Culture

This Sign Pasted Around NYC Doesn’t Mean What You Think, (But it’s Still a Problem)

Culture

This Sign Pasted Around NYC Doesn’t Mean What You Think, (But it’s Still a Problem)

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Yesterday, NYC-based trans icon Juliana Huxtable posted to Facebook an image of a wheat-paste sign she discovered outside her apartment (See above). “This is disgusting and makes me feel like I used to when I had men regularly trying to attack me,” she wrote. “…So sad that it’s by a so-called ‘artist/activist/man of color, as well.”

Created by artist Hunt Rodriguez, the image features two figures—a male and trans woman—standing side-by-side with the statement, “If You See Something, Say Something,” plastered underneath. Traditionally seen in the context of Homeland Security, the phrase is typically used as part of a public awareness campaign for indicators of terrorism and terrorism-related crime. When positioned beneath Rodriguez’s depiction of a trans woman, his intentions therefore seemed to advocate for a witch hunt against the local trans community. Closer examination, however, suggests otherwise.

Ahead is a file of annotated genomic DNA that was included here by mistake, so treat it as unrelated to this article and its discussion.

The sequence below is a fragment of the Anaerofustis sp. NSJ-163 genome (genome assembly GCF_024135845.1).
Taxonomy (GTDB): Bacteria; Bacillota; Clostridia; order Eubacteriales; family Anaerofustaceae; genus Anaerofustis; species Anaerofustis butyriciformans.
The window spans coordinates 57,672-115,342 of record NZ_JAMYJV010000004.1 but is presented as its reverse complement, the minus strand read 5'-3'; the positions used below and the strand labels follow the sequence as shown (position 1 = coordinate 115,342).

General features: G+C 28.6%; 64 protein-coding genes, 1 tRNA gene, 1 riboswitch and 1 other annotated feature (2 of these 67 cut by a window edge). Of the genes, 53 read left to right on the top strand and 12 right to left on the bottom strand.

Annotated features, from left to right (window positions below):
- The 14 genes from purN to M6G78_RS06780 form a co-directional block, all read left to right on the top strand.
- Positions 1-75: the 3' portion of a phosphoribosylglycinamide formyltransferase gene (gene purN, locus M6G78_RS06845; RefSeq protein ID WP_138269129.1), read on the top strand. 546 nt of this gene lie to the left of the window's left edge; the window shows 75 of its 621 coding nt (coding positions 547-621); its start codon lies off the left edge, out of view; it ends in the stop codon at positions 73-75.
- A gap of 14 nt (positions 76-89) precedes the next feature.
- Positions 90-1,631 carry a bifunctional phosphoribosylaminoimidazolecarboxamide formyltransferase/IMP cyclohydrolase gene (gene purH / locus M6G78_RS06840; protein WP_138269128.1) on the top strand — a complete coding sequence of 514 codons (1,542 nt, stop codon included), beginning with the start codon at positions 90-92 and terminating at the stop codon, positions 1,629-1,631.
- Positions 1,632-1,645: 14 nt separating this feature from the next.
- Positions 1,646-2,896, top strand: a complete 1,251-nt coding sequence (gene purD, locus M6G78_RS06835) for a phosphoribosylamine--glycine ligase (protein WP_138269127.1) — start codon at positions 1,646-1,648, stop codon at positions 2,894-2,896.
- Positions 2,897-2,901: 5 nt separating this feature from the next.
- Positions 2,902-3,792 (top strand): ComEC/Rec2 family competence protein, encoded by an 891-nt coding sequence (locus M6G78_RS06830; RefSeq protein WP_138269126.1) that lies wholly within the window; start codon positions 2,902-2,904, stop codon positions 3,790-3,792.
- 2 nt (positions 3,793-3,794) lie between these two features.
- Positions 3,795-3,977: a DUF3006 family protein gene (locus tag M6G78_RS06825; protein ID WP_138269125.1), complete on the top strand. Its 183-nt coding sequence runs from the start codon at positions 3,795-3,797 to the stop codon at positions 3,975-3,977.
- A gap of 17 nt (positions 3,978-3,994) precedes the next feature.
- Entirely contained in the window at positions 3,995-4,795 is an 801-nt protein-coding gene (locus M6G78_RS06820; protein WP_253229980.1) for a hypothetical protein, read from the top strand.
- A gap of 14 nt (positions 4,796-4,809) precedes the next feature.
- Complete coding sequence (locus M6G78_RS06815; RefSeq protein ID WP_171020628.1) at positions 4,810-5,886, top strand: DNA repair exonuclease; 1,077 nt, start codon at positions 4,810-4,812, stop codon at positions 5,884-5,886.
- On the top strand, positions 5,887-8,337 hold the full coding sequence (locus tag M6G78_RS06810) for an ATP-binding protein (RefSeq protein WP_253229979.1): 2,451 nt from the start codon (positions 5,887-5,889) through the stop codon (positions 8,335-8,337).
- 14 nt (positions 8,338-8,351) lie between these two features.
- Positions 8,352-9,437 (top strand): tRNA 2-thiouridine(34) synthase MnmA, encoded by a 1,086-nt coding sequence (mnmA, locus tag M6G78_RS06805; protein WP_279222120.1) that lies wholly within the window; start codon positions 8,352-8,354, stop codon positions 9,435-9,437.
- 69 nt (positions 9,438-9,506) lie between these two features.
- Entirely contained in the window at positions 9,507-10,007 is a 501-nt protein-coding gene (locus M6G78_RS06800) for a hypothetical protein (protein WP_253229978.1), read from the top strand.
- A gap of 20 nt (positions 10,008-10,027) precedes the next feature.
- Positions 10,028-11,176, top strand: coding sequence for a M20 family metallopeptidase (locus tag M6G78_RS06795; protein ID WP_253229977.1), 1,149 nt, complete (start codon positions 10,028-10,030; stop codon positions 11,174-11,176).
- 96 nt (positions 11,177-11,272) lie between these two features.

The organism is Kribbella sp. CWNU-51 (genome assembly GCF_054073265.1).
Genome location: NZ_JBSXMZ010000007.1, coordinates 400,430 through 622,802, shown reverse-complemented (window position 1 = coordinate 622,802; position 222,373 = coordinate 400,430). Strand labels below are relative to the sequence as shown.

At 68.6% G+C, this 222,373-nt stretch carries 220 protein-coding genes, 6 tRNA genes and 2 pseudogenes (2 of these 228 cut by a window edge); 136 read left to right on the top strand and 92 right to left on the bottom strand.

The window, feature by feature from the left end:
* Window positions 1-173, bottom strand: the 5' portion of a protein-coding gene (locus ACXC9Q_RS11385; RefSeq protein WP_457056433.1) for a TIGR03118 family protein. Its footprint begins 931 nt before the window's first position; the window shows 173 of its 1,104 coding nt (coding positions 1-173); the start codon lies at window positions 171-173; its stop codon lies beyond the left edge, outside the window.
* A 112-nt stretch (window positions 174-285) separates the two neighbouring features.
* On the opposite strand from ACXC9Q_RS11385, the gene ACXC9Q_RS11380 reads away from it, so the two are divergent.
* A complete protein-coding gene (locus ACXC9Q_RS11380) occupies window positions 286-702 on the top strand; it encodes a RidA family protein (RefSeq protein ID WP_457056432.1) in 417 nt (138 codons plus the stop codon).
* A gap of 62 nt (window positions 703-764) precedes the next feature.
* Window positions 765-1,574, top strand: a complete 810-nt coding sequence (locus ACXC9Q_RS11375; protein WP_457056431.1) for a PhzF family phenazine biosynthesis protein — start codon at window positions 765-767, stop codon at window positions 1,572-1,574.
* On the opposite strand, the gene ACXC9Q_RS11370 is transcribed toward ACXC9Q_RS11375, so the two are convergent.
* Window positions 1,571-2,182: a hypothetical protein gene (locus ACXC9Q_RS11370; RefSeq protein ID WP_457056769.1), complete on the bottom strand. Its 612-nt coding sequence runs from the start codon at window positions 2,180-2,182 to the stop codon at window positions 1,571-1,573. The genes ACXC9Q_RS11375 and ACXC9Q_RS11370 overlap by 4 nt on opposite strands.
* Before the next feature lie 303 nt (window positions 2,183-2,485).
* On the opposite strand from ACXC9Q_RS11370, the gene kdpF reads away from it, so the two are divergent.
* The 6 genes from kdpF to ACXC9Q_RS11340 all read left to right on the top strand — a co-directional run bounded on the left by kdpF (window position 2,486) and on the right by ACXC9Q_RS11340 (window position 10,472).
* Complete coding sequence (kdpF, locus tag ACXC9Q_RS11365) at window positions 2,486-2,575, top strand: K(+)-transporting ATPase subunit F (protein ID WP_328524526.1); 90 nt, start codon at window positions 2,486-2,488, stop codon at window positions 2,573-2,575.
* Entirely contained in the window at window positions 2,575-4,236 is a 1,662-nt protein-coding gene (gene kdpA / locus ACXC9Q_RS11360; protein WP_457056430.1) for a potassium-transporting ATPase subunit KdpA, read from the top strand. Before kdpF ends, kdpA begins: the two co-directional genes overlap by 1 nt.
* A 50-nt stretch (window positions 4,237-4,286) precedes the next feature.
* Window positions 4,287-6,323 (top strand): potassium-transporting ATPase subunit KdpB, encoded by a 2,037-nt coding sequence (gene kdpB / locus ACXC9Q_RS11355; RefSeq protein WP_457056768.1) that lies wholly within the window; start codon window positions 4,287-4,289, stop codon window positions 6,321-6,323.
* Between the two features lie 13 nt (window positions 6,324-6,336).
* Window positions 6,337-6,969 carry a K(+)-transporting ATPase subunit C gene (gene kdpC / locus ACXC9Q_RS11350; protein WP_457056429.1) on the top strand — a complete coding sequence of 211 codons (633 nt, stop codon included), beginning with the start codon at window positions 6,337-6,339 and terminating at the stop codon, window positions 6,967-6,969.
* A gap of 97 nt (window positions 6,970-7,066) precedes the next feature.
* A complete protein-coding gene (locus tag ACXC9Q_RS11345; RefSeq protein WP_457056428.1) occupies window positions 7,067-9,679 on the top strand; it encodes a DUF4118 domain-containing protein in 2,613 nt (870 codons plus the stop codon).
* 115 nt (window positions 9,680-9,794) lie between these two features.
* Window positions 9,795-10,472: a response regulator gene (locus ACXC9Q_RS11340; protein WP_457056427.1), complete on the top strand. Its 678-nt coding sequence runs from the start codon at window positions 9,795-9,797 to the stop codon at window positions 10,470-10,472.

A small, easily overlooked detail, the sign also features a few dainty hearts fluttering above the male figure, which Rodriguez claimed on Huxtable’s Instagram to represent his personal love for trans women. “Do you see the [heart?]” He asked in her comments section. “If you see something you like, say something. Believe me I am all love; I am deeply sad and broken-[hearted]. I am sorry, but people are not looking closely at the boy showing love.”

Huxtable eventually thanked Rodriguez for clarifying his intent, but still acknowledged how his positive message was overshadowed by the “ambiguous, potentially humorous, mocking and genital-obsessed nature of the photo.” His depiction of a trans woman, she said, recalls pornographic images of “shemales” and “chicks with dicks,” which “erases the complexity of women as people.” She inquired why the male figure’s genitals were hidden, asking Rodriguez if we are to assume the visibility of his genitalia as “less important.”

With violence against trans women on-the-rise, this public, wide-reaching imagery could certainly pose a threat. And while Rodriguez’s intentions were made clear after further detailed explanation, his misguided poster at first glance still seems to promote trans brutality, and that’s a major problem.